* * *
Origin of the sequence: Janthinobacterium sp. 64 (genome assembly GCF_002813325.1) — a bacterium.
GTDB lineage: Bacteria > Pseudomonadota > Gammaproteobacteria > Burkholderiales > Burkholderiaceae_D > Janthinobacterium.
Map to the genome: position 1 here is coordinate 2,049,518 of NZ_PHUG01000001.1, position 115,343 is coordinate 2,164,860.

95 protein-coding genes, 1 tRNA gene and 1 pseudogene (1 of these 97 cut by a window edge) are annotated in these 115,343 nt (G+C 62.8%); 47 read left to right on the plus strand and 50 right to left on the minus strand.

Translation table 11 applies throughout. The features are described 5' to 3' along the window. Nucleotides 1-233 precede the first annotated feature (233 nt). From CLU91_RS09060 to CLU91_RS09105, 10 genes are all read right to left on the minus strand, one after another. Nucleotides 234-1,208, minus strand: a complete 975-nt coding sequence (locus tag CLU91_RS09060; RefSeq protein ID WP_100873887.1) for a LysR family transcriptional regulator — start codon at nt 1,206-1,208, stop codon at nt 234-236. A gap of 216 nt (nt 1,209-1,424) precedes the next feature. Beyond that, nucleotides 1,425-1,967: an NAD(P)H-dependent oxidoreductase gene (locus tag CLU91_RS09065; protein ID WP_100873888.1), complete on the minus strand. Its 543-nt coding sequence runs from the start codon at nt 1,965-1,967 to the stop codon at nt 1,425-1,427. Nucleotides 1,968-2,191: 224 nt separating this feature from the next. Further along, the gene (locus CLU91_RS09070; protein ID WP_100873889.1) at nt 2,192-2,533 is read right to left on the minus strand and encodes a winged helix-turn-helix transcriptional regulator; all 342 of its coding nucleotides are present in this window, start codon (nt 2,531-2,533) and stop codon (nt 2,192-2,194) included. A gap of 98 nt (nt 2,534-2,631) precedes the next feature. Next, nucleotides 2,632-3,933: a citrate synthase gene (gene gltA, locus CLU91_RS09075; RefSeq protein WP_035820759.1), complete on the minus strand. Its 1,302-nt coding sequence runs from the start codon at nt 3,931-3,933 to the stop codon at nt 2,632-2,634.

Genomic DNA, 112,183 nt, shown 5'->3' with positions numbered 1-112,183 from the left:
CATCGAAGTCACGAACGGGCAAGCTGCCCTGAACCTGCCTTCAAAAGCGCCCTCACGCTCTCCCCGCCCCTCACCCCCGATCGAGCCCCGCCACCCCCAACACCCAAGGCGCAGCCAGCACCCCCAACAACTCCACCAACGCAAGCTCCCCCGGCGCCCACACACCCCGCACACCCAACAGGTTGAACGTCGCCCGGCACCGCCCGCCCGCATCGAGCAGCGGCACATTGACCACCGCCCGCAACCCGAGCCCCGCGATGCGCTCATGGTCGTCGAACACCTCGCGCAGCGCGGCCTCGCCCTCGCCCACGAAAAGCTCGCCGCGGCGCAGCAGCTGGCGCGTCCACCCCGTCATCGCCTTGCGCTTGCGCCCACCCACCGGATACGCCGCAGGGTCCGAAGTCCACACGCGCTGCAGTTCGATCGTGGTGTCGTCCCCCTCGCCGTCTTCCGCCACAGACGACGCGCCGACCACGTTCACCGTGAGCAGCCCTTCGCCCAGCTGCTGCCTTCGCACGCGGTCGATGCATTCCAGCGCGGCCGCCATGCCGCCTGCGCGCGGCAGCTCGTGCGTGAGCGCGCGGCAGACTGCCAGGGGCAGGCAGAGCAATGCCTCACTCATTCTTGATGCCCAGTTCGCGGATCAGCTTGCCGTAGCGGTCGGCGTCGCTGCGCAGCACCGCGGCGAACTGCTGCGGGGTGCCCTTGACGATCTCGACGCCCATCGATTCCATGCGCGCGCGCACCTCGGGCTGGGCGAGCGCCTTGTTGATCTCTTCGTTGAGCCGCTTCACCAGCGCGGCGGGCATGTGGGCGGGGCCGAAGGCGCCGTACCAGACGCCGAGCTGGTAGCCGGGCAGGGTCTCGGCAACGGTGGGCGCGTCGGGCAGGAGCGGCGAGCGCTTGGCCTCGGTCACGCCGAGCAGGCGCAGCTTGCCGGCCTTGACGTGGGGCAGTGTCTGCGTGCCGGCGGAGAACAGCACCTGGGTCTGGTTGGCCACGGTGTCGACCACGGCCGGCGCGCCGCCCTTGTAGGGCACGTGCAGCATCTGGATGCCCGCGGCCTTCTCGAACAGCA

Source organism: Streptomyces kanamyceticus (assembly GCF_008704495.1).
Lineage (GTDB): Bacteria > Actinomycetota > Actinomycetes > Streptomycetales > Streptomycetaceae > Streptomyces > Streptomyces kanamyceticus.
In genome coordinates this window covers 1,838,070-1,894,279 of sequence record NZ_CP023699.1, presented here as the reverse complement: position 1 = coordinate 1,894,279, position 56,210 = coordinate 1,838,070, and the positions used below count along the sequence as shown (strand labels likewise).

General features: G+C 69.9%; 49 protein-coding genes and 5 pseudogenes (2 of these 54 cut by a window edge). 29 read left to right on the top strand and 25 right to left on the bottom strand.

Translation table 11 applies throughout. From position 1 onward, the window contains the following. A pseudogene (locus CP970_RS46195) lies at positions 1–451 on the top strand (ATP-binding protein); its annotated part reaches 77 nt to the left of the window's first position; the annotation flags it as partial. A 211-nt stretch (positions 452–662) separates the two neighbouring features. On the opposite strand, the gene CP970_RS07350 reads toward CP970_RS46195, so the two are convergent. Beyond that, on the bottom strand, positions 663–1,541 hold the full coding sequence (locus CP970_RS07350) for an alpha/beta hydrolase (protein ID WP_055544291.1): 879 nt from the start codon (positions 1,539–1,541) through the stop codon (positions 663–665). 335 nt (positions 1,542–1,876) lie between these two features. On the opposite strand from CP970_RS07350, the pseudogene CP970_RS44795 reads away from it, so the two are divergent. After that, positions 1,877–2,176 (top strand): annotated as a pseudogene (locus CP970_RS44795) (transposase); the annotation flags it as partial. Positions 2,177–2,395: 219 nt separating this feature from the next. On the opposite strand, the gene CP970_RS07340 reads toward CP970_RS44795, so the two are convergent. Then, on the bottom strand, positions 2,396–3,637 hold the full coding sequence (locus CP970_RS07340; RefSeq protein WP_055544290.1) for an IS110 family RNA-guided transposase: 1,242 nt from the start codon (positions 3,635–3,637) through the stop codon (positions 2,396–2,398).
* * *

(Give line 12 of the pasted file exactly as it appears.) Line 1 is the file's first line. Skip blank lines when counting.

Translation table 11 applies throughout. From position 1 onward, the window contains the following. A pseudogene (locus CP970_RS46195) lies at positions 1–451 on the top strand (ATP-binding protein); its annotated part reaches 77 nt to the left of the window's first position; the annotation flags it as partial. A 211-nt stretch (positions 452–662) separates the two neighbouring features. On the opposite strand, the gene CP970_RS07350 reads toward CP970_RS46195, so the two are convergent. Beyond that, on the bottom strand, positions 663–1,541 hold the full coding sequence (locus CP970_RS07350) for an alpha/beta hydrolase (protein ID WP_055544291.1): 879 nt from the start codon (positions 1,539–1,541) through the stop codon (positions 663–665). 335 nt (positions 1,542–1,876) lie between these two features. On the opposite strand from CP970_RS07350, the pseudogene CP970_RS44795 reads away from it, so the two are divergent. After that, positions 1,877–2,176 (top strand): annotated as a pseudogene (locus CP970_RS44795) (transposase); the annotation flags it as partial. Positions 2,177–2,395: 219 nt separating this feature from the next. On the opposite strand, the gene CP970_RS07340 reads toward CP970_RS44795, so the two are convergent. Then, on the bottom strand, positions 2,396–3,637 hold the full coding sequence (locus CP970_RS07340; RefSeq protein WP_055544290.1) for an IS110 family RNA-guided transposase: 1,242 nt from the start codon (positions 3,635–3,637) through the stop codon (positions 2,396–2,398).